RIO DE JANEIRO — Israeli high-resolution satellite imagery provider ImageSat International suggested its long-delayed Eros-C satellite, now under construction at parent company Israel Aerospace Industries (IAI), will equal the image sharpness of DigitalGlobe’s current 30-centimeter product.
Rani Hellerman, ImageSat’s vice president for business development, said that while most military user requirements can be satisfied with a 70-centimeter-resolution satellite such as ImageSat’s current Eros-B, the market is inexorably moving toward ever-higher-resolution imagery.
In an interview here during the Latin American Aerospace and Defense, or LAAD, exhibition, Hellerman declined to disclose the precise resolution of Eros-C, but said it “will be better than 50 centimeters, and as sharp as anything on the market now.”
In the race to the sharpest possible commercial imagery — and industry officials say sharpness is only one of many criteria needed for success in today’s market — Longmont, Colorado-based DigitalGlobe has the lead.
DigitalGlobe’s WorldView-3 satellite entered service in low Earth orbit last October, and in February the U.S. government approved the company’s request that 30-centimeter imagery be added to DigitalGlobe’s product portfolio.
For the moment, the other commercial imagery sellers are able to offer no better than 70-centimeter imagery. Airbus Defence and Space advertises a 50-centimeter product that is the result of resampling using two images from its Pleiades satellites imposed one onto the other.
IAI and ImageSat dismiss the resampling as not much more than a carnival trick.
“Anybody trained in image analysis knows that you’re not adding more information to the image by resampling,” Hellerman said. “We too can resample and call it 50-centimeter imagery.”
ImageSat operates two satellites. Eros-A, launched in December 2000 and nearing the end of its life, produces 2.1-meter-resolution imagery with an image swath width of 15 kilometers. Eros-B, launched in April 2006, offers a 70-centimeter image when looking straight down and a 7-kilometer swath width.
Eros-B, the company’s workhorse, operates at 510 kilometers in altitude and is expected to remain in service until 2022, Hellerman said.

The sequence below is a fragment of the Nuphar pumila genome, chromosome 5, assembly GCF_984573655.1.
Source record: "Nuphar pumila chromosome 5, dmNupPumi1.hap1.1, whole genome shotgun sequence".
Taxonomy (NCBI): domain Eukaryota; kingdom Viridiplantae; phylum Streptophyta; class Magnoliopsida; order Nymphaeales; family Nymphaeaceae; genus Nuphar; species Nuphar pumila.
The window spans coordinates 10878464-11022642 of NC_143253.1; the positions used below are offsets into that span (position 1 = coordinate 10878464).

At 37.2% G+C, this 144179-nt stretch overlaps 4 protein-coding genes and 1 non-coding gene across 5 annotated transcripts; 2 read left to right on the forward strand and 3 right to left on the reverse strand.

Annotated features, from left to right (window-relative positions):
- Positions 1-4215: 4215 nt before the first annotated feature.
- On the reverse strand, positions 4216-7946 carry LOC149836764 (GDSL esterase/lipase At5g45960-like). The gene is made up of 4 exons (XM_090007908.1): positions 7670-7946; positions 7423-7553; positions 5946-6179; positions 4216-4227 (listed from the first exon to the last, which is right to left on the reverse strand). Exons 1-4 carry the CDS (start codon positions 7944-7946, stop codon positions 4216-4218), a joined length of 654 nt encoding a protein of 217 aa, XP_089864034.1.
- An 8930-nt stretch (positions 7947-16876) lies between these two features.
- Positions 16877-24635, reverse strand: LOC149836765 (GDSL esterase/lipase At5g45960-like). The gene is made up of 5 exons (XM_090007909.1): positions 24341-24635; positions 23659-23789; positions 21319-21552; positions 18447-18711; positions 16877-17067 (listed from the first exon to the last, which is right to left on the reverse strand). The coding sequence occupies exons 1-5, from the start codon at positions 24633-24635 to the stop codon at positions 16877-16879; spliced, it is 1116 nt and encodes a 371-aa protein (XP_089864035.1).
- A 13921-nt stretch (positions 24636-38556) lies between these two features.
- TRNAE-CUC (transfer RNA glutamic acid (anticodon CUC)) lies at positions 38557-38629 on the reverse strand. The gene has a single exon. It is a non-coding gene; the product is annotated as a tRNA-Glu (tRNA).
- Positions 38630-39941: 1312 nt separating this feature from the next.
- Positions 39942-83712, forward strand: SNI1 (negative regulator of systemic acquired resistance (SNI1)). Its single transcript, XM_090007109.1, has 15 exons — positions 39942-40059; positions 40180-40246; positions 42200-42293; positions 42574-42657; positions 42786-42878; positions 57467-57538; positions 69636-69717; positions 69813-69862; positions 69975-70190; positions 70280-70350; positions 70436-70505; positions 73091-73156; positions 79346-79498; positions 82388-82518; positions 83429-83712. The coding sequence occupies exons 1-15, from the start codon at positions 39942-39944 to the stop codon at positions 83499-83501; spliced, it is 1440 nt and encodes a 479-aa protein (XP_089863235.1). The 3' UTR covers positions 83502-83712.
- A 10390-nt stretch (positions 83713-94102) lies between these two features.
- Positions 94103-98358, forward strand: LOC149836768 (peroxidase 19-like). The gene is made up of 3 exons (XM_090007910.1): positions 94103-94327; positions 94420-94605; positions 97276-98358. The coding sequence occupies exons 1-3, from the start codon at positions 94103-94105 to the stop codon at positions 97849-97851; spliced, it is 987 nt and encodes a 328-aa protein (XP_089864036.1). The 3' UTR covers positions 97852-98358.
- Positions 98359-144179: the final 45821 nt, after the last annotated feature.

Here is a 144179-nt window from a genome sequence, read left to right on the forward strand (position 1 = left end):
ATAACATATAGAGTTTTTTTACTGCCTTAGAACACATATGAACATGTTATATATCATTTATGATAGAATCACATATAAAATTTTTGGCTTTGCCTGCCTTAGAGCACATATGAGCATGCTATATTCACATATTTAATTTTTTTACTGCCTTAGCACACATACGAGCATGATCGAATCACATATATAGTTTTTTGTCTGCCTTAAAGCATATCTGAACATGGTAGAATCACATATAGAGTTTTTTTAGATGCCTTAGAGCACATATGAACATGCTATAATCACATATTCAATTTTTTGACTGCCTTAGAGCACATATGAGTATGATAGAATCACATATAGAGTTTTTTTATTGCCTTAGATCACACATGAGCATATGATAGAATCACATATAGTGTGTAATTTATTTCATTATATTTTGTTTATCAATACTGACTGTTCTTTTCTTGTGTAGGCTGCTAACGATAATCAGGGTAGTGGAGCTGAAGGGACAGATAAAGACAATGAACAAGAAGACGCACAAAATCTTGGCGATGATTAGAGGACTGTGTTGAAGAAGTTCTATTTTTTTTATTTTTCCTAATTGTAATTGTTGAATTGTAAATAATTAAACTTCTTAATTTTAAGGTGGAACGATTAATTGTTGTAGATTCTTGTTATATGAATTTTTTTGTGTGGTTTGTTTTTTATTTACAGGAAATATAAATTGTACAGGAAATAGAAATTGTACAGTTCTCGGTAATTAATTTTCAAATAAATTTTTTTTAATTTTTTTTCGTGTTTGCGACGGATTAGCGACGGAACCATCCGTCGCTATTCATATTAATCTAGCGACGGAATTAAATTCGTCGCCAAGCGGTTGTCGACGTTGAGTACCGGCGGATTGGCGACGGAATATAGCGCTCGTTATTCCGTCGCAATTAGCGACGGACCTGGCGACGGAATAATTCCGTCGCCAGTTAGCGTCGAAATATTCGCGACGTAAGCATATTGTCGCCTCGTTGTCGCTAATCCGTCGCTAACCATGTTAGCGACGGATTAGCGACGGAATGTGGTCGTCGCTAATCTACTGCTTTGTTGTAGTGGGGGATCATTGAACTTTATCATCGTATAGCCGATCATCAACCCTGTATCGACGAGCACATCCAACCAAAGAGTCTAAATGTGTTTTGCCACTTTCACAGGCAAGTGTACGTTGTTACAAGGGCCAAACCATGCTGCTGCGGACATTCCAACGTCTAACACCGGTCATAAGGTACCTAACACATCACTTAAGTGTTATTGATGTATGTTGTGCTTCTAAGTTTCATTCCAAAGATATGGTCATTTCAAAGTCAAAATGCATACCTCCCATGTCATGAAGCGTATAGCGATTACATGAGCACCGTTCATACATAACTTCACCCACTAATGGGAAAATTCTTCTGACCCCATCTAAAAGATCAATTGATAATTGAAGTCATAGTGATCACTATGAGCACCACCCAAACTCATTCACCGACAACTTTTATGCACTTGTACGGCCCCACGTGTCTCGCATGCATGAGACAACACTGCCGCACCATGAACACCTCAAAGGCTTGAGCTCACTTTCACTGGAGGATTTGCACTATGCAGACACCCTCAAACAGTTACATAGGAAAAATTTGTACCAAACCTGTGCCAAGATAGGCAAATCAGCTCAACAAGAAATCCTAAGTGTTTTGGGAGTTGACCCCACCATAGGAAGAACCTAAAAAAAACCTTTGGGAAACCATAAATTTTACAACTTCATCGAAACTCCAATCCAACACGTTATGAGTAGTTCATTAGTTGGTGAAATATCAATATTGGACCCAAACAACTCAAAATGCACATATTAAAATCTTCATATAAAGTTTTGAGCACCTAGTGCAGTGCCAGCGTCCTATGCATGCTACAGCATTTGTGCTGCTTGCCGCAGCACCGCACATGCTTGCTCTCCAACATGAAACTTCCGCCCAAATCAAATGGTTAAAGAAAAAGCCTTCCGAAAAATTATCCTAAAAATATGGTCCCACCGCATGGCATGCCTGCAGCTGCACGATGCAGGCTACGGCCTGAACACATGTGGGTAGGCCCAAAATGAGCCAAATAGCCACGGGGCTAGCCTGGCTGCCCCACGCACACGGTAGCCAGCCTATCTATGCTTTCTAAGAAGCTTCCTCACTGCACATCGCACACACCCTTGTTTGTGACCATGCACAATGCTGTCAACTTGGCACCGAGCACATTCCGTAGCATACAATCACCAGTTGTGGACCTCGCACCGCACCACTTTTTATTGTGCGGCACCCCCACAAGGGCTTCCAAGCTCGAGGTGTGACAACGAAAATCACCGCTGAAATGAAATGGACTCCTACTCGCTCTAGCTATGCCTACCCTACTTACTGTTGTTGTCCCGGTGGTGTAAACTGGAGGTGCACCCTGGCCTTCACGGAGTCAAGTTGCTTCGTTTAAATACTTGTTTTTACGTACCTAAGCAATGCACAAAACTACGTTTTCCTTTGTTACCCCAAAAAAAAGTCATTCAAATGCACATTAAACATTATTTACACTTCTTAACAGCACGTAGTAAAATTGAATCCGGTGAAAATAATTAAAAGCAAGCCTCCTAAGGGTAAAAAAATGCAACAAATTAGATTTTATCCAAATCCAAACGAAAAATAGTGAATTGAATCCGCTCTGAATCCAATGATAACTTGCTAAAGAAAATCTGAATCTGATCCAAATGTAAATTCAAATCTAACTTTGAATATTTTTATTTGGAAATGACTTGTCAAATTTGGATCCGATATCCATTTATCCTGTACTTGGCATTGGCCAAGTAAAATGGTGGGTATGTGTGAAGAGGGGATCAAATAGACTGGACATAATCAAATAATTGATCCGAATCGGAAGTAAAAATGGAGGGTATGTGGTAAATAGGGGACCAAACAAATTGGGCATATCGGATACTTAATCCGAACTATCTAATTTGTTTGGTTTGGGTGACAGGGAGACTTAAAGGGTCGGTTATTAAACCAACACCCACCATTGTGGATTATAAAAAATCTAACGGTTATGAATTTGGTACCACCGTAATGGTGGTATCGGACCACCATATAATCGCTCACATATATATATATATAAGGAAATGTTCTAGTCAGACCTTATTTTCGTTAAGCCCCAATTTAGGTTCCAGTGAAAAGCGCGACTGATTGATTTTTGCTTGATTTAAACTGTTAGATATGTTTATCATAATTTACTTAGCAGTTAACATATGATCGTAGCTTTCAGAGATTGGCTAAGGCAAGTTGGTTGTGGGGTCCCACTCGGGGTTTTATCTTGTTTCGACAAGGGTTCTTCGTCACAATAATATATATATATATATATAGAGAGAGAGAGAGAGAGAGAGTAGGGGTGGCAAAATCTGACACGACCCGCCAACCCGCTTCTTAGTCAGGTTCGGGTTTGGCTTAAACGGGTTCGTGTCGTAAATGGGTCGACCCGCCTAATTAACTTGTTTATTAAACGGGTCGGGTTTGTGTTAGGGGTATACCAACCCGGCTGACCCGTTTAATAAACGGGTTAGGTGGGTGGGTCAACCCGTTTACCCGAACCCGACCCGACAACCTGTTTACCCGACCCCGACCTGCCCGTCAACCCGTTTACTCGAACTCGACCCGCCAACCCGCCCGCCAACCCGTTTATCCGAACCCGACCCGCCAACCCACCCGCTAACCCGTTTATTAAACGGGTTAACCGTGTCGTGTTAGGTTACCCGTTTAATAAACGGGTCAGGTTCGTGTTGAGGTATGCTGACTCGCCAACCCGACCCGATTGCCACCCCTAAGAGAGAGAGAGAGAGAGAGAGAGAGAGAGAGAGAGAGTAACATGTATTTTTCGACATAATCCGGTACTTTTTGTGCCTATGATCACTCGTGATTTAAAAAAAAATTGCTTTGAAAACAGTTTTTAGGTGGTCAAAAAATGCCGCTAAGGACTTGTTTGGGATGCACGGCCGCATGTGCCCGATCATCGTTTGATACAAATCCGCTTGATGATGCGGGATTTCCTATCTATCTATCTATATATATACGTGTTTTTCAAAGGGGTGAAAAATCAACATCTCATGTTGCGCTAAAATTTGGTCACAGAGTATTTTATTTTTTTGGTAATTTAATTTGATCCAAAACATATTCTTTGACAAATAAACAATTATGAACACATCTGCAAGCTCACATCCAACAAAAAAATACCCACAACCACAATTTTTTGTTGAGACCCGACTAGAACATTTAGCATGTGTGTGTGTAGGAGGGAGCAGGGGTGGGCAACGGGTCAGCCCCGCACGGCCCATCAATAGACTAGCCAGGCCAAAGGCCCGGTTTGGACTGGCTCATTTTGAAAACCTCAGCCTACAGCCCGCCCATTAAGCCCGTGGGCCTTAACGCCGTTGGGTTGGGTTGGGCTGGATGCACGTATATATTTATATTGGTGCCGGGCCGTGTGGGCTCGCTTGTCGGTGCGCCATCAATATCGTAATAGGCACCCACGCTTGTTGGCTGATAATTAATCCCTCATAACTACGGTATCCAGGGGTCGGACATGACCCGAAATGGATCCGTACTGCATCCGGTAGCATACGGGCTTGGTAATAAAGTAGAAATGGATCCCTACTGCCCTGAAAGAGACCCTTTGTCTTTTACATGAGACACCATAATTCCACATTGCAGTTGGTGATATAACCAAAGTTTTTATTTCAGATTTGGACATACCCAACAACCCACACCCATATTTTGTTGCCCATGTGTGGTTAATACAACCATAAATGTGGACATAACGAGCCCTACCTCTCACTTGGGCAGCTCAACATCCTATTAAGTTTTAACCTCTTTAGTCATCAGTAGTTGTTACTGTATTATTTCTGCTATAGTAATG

IAI is under a $182 million contract, signed in July 2012, to build the 400-kilogram Optsat 3000 satellite for the Italian Defense Ministry. The satellite is scheduled for launch in 2016 aboard a European Vega rocket.
Without saying so directly, Hellerman suggested that Eros-C, whose launch date is unclear but not before 2017, will be a near-twin of Optsat 3000. He also said it would have a 10-kilometer swath width.
IAI’s takeover of ImageSat means the satellite builder is no longer tripping over the imagery provider in seeking international business that could end in the sale of a satellite or, as in the case of Brazil, the sale of imagery from Eros-B.
Brazil’s space agency has said the availability of high-resolution imagery on the commercial market is such that owning your own high-resolution spacecraft is not a necessary to maintain surveillance of illegal trafficking and border control.
ImageSat’s latest product is an Eros-B Mini-Terminal, a 1.5-meter-diameter mobile image-reception station that can be deployed in less than an hour. Customers signing on for long-term imagery-purchase contracts can structure deals in which they have access to all imagery taken as the satellite passes from horizon to horizon in the ground station’s line of sight.
With ImageSat now part of IAI, the latter company has the same freedom of movement as Airbus Defence and Space insofar as it can offer a customer imagery only, or a satellite, or a satellite that could be integrated into the ImageSat constellation to reduce revisit time.
It was this kind of integrated offer that helped Airbus win the contract to provide Peru with a submetric-resolution surveillance satellite, against IAI and other competitors.